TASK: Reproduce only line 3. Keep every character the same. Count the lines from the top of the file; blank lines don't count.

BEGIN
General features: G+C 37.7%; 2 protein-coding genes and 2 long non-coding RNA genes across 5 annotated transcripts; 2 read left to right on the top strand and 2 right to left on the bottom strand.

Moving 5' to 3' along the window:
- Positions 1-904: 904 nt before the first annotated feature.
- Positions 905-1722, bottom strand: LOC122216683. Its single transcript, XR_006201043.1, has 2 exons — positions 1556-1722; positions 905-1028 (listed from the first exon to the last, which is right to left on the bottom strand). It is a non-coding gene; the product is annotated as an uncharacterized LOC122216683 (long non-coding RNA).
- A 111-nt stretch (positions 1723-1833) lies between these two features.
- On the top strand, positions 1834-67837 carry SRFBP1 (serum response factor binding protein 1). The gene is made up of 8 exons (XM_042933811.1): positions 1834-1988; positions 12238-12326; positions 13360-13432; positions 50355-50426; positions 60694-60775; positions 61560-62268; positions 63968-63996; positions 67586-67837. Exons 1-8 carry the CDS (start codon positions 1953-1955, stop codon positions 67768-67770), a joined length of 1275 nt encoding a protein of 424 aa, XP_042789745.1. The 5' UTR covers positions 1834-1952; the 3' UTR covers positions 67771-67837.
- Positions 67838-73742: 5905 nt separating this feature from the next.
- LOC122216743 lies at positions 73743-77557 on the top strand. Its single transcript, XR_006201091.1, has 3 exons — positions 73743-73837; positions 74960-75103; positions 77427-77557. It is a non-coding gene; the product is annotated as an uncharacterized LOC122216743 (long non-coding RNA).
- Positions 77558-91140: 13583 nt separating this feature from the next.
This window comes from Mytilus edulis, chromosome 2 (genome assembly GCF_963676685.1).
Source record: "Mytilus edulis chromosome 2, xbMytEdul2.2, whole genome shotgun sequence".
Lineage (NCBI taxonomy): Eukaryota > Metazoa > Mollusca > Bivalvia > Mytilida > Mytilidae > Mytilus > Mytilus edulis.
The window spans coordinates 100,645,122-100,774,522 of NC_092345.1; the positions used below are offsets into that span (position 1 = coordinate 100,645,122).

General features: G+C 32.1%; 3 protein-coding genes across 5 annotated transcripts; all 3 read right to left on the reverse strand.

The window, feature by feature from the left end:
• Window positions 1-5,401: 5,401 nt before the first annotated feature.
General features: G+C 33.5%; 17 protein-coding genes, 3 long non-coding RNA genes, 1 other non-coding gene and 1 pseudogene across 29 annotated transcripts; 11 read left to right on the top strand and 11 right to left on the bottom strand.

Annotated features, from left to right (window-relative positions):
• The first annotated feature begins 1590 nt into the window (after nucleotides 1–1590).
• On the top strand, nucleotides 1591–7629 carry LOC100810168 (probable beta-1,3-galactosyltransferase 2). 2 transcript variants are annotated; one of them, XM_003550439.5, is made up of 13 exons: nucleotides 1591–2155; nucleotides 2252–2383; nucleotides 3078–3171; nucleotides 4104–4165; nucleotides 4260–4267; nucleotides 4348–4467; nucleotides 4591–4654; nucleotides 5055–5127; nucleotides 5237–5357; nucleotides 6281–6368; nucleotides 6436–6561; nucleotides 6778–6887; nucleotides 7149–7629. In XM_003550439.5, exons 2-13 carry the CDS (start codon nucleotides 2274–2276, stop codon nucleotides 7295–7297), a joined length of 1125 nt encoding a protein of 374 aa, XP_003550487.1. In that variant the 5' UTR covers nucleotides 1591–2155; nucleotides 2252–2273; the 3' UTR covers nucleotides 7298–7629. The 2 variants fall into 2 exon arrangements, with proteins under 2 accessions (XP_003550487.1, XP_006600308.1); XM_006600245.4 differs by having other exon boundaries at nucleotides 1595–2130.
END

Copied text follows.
- Positions 1-904: 904 nt before the first annotated feature.